Arts and Entertainment

Art from the Archives

As a child, Jan Kepley didn't always color inside the lines.

As an adult, that fun and mischievous personality continues to shine through into his career and passion: photography.

Kepley is, by no means, your "typical" photographer.

Self-taught, Kepley makes up his own rules about what's right, wrong or other. When it comes to portraits, he doesn't strive to capture "perfect" pictures; rather he tries to freeze real and honest images. And when it comes to nature shots, he's known to combine elements from different scenes - a digital image of two birds flying over the strait, a drawing of tall, sturdy trees and the color of the sky when there are no clouds in sight. All of which is made possible by technology and a graphic arts brush.

"A lot of the work I do right now is half and half," Kepley said.

"It's more like painting than photography; I just go out and collect the elements."

When the mood strikes, Kepley still shoots "true" photos. Whether it's the clouds in the sky, "ice trees" on a frozen car windshield or a beautiful sunset, Kepley always is searching for beautiful images in nature.

A variety of Kepley's photographs will be on display at the Sequim Library, 630 N. Sequim Ave., through September. A special First Friday celebration is from 5-8 p.m. Friday, Aug. 6, with live music and refreshments. The exhibit is the first time Kepley's work has been on display in years.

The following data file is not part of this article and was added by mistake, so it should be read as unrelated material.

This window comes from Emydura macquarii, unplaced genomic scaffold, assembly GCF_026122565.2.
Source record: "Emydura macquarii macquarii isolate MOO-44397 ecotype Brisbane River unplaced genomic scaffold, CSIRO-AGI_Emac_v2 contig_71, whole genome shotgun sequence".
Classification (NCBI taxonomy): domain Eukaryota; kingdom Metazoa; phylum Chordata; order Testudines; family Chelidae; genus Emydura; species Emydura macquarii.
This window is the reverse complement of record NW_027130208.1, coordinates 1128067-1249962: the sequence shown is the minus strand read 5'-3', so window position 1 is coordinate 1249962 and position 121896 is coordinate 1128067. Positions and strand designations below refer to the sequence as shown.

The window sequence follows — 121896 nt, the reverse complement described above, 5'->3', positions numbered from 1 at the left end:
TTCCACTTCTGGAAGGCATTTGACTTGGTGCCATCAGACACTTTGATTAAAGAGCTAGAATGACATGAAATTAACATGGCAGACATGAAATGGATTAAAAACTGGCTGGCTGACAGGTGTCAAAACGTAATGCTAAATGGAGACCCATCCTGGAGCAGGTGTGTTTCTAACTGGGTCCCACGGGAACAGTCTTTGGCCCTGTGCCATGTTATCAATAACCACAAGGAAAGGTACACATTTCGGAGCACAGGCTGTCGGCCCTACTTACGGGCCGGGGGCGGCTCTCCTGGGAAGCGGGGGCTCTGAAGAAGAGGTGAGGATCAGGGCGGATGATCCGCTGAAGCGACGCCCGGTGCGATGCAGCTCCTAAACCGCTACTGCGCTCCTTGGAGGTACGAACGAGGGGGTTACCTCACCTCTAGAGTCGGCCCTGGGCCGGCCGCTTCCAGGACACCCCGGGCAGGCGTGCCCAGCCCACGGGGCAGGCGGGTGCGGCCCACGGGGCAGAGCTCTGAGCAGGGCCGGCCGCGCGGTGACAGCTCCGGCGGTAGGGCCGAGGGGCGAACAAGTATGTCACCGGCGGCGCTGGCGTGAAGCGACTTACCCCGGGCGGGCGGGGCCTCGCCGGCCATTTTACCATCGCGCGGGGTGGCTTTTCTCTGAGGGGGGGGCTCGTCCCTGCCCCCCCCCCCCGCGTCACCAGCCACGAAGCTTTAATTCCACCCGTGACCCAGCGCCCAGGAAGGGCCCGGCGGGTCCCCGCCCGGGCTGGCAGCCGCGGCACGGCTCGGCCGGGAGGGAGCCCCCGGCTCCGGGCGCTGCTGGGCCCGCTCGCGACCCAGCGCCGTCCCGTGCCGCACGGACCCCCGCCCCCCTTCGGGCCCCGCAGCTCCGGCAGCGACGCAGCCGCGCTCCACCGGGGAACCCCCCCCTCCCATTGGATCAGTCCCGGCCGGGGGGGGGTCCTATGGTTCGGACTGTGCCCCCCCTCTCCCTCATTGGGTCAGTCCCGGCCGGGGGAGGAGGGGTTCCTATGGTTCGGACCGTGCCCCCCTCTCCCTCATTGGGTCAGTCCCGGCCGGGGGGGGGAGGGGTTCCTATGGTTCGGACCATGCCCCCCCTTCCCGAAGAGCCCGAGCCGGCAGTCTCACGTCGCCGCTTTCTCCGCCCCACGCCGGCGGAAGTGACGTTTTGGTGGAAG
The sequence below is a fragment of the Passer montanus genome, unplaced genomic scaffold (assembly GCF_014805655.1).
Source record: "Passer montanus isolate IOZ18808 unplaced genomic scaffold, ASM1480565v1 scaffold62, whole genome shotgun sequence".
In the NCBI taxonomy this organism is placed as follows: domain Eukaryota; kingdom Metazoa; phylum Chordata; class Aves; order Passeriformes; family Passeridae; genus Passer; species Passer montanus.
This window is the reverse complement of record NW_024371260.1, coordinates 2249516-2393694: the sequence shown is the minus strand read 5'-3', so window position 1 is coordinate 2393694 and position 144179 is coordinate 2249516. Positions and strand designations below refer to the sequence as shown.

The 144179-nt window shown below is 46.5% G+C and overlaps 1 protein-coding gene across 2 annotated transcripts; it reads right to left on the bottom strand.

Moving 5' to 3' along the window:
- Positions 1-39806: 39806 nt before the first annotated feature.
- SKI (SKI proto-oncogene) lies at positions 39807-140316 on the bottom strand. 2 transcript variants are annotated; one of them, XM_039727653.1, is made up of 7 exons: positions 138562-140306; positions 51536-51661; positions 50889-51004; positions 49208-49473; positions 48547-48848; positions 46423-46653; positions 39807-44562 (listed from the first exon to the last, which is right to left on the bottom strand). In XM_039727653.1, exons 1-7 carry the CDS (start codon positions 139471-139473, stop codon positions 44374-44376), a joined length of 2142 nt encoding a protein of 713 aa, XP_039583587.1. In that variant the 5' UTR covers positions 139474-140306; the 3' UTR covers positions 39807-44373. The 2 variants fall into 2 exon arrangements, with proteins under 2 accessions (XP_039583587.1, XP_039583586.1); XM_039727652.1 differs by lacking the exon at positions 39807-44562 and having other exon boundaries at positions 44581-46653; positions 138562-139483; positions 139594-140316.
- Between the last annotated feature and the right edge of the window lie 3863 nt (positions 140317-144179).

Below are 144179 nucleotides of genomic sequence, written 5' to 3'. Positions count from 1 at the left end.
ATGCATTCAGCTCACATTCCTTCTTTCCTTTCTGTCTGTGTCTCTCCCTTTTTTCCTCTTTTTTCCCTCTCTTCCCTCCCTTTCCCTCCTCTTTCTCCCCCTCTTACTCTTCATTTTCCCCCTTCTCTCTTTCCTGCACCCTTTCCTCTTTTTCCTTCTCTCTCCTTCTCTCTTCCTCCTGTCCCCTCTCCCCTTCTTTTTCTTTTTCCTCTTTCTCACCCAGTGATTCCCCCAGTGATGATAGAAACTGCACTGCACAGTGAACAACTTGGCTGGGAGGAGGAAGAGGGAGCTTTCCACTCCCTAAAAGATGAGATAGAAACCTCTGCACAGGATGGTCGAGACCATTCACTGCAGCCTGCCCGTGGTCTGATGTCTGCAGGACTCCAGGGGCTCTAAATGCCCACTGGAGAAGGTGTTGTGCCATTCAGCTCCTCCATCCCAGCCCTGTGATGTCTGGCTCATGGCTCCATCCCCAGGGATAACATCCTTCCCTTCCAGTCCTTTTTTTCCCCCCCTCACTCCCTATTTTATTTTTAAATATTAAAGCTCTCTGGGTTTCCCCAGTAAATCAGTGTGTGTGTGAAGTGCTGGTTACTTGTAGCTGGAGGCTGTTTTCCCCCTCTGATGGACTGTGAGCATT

Transplanted Oregonians, Kepley and his wife moved to Sequim in 1980. Originally a painter, "mid-life changes" caused Kepley to put down his paintbrush and pick up his wife's camera.

"She had a Kodak Instamatic, so I started playing with it," Kepley recalled.

"Before long, I bought a decent camera and got swept away with photography."

That was 28 years ago but the Kodak Instamatic is still on the shelf as a reminder of how his passion was ignited.

The library exhibit features 13 of Kepley's nature images but he also specializes in wedding photography. One year he shot 46 weddings all over the region, four of which took place within a span of five days.

In an effort to capture the true spark between couples, Kepley avoids traditional "stiff" or "phony" poses. In fact, he manipulates people as little as possible.

"I think good wedding photographs should do more than just look like you, they should also represent you," he said boldly.

"We like warmth in our images. We like affection. We like laughter and we like tears."

Kepley is friendly and enjoys striking up conversations with people. Whether it's on the trail in search of a striking photograph or at a wedding celebrating marital bliss, it takes only a handshake to initiate friendship.

For more information about Kepley or to see examples of his work, go online to

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